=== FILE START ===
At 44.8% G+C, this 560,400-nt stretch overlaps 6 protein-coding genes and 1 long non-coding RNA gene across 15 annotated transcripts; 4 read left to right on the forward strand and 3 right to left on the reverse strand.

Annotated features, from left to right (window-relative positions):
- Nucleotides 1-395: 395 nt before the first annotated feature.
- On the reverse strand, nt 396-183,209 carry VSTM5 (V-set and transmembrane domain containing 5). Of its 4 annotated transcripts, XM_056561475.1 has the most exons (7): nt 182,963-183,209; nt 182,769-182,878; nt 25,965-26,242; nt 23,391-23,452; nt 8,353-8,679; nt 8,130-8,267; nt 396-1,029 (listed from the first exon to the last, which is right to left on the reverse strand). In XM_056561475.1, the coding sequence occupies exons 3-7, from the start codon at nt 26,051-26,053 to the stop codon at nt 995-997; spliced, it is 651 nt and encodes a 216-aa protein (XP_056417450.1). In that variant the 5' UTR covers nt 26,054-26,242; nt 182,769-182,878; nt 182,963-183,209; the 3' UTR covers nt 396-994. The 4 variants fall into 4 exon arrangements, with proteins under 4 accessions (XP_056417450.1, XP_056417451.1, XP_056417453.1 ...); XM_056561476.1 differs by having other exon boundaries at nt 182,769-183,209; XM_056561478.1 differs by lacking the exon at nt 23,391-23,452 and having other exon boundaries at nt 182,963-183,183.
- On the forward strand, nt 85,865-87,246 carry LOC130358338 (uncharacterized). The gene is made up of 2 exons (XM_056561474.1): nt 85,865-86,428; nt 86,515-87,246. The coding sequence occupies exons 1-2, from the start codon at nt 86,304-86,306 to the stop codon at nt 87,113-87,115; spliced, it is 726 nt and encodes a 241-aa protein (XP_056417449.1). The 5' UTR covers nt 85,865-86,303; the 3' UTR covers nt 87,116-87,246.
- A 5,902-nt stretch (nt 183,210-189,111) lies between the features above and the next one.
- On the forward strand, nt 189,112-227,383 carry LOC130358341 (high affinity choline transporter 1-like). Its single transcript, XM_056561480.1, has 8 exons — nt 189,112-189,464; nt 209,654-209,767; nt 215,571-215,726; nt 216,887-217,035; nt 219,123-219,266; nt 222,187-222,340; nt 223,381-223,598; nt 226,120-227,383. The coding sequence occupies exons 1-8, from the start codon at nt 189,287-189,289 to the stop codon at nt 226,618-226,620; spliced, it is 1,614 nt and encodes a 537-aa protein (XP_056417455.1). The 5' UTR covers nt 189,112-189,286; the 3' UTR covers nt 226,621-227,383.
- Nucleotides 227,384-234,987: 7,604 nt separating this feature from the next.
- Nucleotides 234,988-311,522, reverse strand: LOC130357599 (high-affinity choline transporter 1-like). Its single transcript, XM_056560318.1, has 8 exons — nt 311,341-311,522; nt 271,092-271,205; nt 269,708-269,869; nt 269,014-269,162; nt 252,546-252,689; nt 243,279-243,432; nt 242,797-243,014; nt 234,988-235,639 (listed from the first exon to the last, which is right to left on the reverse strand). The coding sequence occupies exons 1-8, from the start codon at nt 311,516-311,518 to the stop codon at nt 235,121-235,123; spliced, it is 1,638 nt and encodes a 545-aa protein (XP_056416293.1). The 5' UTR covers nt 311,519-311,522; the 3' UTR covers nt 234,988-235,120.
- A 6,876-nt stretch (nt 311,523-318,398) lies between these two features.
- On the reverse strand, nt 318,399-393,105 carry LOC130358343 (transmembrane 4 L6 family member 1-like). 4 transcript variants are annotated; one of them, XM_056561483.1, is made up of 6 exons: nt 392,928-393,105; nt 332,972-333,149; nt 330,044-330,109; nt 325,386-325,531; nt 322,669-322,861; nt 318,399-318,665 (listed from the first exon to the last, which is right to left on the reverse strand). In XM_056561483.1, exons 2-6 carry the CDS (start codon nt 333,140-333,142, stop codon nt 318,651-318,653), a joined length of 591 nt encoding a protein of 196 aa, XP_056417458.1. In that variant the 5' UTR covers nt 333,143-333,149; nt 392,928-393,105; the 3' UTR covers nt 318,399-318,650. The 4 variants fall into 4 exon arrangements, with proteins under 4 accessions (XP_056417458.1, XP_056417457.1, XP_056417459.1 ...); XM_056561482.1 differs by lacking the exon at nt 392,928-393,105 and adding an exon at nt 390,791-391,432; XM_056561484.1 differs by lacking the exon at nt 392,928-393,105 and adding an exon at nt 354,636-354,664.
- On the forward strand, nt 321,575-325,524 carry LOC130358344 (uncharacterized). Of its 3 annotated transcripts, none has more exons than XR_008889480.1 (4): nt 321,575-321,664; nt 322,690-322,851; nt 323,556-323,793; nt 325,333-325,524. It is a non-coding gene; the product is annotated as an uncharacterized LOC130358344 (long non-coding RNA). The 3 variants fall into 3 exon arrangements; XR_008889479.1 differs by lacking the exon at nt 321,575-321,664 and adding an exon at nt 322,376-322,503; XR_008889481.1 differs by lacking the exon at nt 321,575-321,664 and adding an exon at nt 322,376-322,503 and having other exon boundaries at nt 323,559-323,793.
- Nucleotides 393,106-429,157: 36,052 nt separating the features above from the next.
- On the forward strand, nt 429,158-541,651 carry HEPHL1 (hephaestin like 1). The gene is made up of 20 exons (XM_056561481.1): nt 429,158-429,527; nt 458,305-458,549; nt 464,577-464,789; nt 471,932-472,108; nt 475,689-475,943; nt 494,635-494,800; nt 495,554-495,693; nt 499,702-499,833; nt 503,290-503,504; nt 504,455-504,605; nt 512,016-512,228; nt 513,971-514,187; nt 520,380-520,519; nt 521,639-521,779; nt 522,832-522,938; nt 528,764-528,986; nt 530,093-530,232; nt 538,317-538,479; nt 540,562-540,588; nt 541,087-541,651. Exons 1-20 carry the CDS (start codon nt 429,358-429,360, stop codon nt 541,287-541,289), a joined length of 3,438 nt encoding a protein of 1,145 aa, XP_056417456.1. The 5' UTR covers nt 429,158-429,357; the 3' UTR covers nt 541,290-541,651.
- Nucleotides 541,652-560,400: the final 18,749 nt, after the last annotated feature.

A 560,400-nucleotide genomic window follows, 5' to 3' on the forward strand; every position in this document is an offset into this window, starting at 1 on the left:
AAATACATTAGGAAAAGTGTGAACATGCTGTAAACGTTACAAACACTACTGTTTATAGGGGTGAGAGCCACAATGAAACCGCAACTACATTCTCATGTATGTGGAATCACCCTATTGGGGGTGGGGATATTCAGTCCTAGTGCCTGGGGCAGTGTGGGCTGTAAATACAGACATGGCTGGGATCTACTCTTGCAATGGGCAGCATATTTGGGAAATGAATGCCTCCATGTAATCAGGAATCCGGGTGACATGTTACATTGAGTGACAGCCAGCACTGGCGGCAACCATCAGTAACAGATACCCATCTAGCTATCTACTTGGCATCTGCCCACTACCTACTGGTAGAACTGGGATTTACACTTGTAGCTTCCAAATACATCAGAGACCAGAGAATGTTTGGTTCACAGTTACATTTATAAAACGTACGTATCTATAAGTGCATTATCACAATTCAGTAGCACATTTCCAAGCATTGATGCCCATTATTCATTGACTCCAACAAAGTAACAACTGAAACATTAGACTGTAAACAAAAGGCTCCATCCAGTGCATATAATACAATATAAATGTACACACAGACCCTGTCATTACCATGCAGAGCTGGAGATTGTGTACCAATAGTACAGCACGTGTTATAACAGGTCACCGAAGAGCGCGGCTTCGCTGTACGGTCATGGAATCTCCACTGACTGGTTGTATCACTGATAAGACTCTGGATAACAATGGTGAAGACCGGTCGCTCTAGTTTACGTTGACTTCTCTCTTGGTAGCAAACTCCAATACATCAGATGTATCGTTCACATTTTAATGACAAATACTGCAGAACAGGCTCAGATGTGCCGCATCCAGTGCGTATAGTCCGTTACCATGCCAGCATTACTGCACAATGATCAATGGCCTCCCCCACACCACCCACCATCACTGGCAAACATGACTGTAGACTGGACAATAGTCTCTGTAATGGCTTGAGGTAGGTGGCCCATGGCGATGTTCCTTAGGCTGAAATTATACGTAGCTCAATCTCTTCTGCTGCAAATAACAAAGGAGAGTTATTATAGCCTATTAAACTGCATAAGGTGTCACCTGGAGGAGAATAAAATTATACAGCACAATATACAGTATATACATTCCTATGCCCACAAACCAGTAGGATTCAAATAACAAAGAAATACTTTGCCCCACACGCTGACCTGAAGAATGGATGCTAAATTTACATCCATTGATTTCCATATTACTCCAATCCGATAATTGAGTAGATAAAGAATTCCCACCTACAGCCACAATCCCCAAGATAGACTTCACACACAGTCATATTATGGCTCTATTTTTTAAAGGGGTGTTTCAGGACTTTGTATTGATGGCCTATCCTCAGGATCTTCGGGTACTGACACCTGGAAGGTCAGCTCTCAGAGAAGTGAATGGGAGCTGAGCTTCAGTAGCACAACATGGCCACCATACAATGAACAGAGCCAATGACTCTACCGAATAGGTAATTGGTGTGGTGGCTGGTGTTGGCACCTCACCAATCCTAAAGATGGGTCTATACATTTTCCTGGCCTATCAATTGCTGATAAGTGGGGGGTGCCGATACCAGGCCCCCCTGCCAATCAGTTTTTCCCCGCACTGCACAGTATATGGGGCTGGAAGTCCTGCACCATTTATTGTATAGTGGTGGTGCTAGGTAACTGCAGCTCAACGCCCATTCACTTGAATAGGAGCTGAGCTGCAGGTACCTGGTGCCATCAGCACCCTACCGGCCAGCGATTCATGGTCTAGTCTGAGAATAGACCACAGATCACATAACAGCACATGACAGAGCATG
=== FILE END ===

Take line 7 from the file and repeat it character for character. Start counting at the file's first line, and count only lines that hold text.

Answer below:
- On the forward strand, nt 189,112-227,383 carry LOC130358341 (high affinity choline transporter 1-like). Its single transcript, XM_056561480.1, has 8 exons — nt 189,112-189,464; nt 209,654-209,767; nt 215,571-215,726; nt 216,887-217,035; nt 219,123-219,266; nt 222,187-222,340; nt 223,381-223,598; nt 226,120-227,383. The coding sequence occupies exons 1-8, from the start codon at nt 189,287-189,289 to the stop codon at nt 226,618-226,620; spliced, it is 1,614 nt and encodes a 537-aa protein (XP_056417455.1). The 5' UTR covers nt 189,112-189,286; the 3' UTR covers nt 226,621-227,383.